undefinedRose Consort Bio Photo

The Rose Consort of Viols takes its name from a famous family of sixteenth-century viol makers, whose instruments coincided with the growth of English consort music. With its unique blend of intimacy, intricacy, passion and flamboyance, this music ranges from Taverner and Byrd, to Lawes, Locke and Purcell, and forms the nucleus of the Rose Consort’s programmes. For nearly four decades the Rose Consort has been delighting audiences across the UK, Europe and further afield. It has performed in London’s Wigmore and South Bank halls, is heard regularly on the BBC, including a Prom concert from Cadogan Hall, and makes frequent appearances at the London International Exhibition of Early Music and York Early Music Festival. It has performed at Festivals in Canada (Festival Vancouver) and the USA (Boston, New York, Boulder, Portland and Seattle) and also featured as a guest ensemble at the Pan-Pacific Gamba Gathering in Hawaii. It has also performed with the choirs of Manchester Cathedral and Oslo Cathedral, as well as at festivals in Bratislava, Nuremberg, Cologne and in Austria. The consort’s 21 recordings on Naxos, Deux-Elles and Delphian use three different sets of instruments to cover repertory from the late fifteenth-century origins of consort music to the music of Henry Purcell. The consort has received awards for research and performance of specially devised programmes, and has also commissioned and performed new pieces for voices and viols by Judith Bingham, John Woolrich, Ivan Moody and Juta Pranulyte. For a number of years the Consort appeared at Dartington International Summer School, giving concerts and coaching ensembles, activities it now continues here at Benslow Music in Hitchin.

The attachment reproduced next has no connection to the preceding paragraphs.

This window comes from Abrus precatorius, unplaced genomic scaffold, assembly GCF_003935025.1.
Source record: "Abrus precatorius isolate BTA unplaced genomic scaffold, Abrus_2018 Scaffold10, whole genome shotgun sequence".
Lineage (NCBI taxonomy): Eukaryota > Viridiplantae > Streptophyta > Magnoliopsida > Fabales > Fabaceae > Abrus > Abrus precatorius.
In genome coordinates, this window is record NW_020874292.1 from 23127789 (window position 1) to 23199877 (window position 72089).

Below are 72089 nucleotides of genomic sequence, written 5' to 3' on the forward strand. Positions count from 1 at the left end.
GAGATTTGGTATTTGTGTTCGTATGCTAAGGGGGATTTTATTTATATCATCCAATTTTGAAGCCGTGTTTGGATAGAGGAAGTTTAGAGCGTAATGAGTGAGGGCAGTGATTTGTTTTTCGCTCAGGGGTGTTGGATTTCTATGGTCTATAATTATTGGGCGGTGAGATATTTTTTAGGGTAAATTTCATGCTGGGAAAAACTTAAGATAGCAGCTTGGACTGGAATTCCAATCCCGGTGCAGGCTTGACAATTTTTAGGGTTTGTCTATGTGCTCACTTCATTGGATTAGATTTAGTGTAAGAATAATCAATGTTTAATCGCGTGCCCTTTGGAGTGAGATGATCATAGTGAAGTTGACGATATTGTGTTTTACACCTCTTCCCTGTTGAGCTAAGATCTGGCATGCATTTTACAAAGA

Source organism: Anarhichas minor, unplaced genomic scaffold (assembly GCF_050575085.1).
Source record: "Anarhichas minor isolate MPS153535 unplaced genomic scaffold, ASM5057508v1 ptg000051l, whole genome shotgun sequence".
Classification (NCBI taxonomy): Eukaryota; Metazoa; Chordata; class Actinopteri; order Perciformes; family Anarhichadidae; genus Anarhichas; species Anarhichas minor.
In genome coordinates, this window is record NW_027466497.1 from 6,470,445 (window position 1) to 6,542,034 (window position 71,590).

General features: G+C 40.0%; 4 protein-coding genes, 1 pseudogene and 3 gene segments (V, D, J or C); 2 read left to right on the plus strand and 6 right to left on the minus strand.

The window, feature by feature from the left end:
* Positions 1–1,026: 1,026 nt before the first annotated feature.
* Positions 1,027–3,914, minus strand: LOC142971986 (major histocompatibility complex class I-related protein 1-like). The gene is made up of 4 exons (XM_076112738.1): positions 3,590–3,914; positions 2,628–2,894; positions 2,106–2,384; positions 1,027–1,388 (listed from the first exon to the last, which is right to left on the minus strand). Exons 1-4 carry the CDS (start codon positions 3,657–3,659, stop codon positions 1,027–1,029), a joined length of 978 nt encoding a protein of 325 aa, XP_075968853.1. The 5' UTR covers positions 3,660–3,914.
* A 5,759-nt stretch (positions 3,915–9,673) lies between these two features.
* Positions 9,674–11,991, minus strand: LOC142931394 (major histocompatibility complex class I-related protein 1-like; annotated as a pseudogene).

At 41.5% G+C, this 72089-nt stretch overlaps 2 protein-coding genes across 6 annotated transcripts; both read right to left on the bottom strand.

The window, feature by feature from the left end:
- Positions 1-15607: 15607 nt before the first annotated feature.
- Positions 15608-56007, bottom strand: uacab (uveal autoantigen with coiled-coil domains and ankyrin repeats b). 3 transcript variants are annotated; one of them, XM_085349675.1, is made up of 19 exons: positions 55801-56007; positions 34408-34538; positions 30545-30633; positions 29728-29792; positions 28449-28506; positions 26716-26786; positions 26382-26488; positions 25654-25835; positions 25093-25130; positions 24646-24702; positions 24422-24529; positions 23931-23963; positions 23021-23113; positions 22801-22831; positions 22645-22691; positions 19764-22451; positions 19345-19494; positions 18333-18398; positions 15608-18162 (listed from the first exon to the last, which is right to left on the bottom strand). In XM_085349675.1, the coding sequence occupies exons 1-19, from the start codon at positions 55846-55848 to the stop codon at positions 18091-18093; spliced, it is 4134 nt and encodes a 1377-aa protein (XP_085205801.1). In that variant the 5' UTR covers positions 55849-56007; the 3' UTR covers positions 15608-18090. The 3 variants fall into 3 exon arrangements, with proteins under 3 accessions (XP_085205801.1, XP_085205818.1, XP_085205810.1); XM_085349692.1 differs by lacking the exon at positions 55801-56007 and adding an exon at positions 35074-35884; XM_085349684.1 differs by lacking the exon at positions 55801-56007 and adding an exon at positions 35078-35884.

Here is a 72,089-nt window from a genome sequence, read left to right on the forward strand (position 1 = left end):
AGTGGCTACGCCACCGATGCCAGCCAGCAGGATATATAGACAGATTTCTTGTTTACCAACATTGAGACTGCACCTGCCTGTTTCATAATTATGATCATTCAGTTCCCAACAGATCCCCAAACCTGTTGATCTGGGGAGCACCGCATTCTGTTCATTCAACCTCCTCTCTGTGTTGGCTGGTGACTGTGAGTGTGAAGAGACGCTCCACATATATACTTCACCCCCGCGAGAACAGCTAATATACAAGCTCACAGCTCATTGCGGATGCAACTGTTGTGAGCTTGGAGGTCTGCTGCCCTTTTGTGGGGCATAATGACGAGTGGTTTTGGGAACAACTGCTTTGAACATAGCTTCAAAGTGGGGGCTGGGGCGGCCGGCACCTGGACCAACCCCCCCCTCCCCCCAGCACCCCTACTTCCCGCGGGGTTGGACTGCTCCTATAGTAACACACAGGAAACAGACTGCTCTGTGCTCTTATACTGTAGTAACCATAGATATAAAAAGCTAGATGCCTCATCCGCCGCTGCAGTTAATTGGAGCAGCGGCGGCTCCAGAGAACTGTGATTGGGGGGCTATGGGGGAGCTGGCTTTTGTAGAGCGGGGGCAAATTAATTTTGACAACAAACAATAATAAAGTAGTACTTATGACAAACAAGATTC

‘Pathettical Stories, and Sublime Discourses’

This description of viol consort music in seventeenth century England by musician and writer Thomas Mace hints at the range and depth of fantasias by compsers such as John Jenkins, William Lawes, Thomas Tomkins, John Ward, Thomas Lupo and their contemporaries, including John Wilbye who was born 450 years ago in 1574. They also wrote dances and what Mace calls ‘Sweet Delightful Ayres ... Captivating all our Faculties’.

 

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